Mark Mulligan[Posted by Mark Mulligan]

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Apple got a rare taste of their own medicine today, as
Amazon gazzumped their variable pricing launch with a price cutting
spoiler.  This is already being viewed as
the opening salvo of a digital music price war, and to some degree it is.   But whereas 18 months ago this would have
been the battle for supremacy of the entire digital music space, now it is just
for the narrower confines of the paid download space.


Apple’s absolute dominance of the paid download market
illustrates that the sector hasn’t managed to break free of the base of iPod
owners (and even then, just a subset of them). 
The digital download market is an artifact of iPod sales, of a large
number of device owners buying on average a modest amount of music.  The tail is most clearly wagging the dog.


If anyone can challenge Apple it is Amazon (I used to think
the high street retailers could too, but they’ve proven unable to successfully
quosh their internal demons in order to compete).  But Amazon needs every advantage it can get:
it’s got to convince iPod owners to swap the convenience of the elegant iTunes
/ iPod / iTunes Music Store experience for a 3rd party that
basically offers the same product but slightly less conveniently.  As stores no longer differentiate on
catalogue, the only real differentiating assets left are quality of service and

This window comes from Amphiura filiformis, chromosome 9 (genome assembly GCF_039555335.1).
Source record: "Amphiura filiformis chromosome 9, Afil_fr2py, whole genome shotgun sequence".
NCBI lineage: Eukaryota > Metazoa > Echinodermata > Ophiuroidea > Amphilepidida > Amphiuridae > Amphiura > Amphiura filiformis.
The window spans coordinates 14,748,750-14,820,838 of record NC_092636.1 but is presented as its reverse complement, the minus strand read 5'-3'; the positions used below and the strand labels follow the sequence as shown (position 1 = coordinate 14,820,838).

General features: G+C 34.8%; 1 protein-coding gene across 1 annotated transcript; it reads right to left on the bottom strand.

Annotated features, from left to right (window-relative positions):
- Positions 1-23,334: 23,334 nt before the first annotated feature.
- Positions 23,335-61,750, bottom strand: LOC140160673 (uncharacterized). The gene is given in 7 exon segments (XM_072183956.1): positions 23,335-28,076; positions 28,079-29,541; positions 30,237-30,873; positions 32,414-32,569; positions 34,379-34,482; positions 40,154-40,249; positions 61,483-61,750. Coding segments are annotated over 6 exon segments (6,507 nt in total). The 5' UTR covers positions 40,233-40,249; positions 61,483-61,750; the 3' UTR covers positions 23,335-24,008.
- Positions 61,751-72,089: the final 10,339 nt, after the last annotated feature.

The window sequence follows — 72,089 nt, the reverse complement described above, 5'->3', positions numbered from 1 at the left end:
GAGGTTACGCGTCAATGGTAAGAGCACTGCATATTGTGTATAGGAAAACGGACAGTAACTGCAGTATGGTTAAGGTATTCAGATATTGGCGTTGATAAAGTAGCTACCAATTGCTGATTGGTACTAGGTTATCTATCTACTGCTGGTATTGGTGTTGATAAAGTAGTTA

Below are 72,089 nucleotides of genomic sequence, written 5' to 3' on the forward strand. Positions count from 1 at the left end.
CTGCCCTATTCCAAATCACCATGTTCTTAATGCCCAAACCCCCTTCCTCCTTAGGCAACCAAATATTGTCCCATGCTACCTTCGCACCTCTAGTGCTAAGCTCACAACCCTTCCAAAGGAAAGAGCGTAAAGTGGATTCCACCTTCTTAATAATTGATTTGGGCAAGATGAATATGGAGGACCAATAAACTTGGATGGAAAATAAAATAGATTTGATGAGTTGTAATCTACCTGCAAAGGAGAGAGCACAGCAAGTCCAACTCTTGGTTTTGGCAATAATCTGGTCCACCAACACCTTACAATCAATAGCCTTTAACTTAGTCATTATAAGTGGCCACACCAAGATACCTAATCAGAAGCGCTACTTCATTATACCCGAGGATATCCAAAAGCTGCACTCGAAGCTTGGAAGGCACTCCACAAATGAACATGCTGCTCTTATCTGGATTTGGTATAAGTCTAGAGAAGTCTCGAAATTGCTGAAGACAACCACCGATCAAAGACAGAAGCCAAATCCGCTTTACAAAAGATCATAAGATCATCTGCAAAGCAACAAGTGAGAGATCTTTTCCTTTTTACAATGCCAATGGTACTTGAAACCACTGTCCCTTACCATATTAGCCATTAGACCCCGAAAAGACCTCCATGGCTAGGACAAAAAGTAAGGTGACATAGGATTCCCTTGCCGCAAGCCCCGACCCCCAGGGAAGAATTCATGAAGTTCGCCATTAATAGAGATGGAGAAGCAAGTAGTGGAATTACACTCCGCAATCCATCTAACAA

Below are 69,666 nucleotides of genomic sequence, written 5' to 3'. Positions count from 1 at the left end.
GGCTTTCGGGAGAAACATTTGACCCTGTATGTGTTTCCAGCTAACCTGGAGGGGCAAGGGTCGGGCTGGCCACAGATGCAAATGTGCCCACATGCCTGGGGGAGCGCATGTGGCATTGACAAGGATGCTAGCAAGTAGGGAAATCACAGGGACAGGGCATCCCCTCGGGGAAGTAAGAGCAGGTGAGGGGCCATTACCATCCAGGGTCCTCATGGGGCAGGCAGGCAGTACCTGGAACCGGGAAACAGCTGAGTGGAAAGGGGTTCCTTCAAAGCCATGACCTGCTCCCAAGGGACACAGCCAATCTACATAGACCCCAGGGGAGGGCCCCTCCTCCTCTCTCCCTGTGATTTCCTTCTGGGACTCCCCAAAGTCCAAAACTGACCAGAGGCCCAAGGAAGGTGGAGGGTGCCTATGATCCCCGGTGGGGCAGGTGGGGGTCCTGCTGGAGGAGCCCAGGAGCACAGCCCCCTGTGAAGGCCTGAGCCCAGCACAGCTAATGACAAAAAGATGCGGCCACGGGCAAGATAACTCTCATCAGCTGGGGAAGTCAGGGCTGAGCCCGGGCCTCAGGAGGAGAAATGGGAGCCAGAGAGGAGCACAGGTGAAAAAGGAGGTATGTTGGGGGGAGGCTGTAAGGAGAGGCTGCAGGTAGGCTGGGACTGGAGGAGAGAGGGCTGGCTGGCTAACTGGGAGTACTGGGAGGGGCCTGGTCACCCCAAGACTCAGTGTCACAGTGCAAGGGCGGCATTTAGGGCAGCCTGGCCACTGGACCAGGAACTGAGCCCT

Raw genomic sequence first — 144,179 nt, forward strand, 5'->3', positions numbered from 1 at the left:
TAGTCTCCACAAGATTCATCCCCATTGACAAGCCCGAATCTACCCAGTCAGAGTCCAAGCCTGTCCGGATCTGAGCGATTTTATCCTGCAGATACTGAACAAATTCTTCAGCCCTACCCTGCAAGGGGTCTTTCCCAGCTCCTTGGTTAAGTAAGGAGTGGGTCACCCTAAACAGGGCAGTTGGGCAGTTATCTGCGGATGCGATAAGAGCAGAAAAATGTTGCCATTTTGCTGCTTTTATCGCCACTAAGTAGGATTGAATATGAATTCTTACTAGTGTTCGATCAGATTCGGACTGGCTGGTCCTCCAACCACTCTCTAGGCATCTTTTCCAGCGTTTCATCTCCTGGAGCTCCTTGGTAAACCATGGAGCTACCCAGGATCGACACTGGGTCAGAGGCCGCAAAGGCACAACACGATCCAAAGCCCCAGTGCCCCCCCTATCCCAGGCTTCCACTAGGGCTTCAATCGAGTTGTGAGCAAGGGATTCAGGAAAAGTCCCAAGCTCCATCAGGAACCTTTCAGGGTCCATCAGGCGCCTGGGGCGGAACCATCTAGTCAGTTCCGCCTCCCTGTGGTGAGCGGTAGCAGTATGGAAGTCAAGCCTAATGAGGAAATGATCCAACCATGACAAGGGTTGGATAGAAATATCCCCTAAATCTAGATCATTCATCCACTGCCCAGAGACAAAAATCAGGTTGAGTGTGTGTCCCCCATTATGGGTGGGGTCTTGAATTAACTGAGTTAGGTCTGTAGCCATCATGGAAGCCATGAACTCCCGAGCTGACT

price.  Amazon delivers on both.


Amazon is using variable pricing to bring music retailing
pricing mentality to a space which has been dictated by consumer electronics
pricing mentality.  A single in the top
ten is simply not worth the same as an obscure 1970’s album track.  Music doesn’t work that way. 


Realistically Amazon is unlikely to unseat Apple as the
music store of choice for the majority of iPod owners.  But it should be able to win over a chunk of
them (many are Amazon CD buyers already). 
And, most importantly, it will be hoping to convert many of its existing
CD buyers.


And yet, the holy grail of digital music isn’t who can
successfully compete with Apple anymore. 
It’s not even who can create an ‘iPod Killer’.  The debate has moved on to who can compete
where Apple isn’t.  How can digital music
successfully compete around Apple and engage the real mass market online
opportunity: the free music fans who won’t buy downloads, however cheap they


This is why whilst Apple and Amazon go 12 rounds in the ring
together the innovation is happening in consumption based services such as
Pandora, Last.Fm, imeem, Spotify, We7, MySpace music etc.  The future of digital music is a complex,
rich tapestry, in which paid downloads will be a crucial component (probably
the most valuable) but none the less, just a component.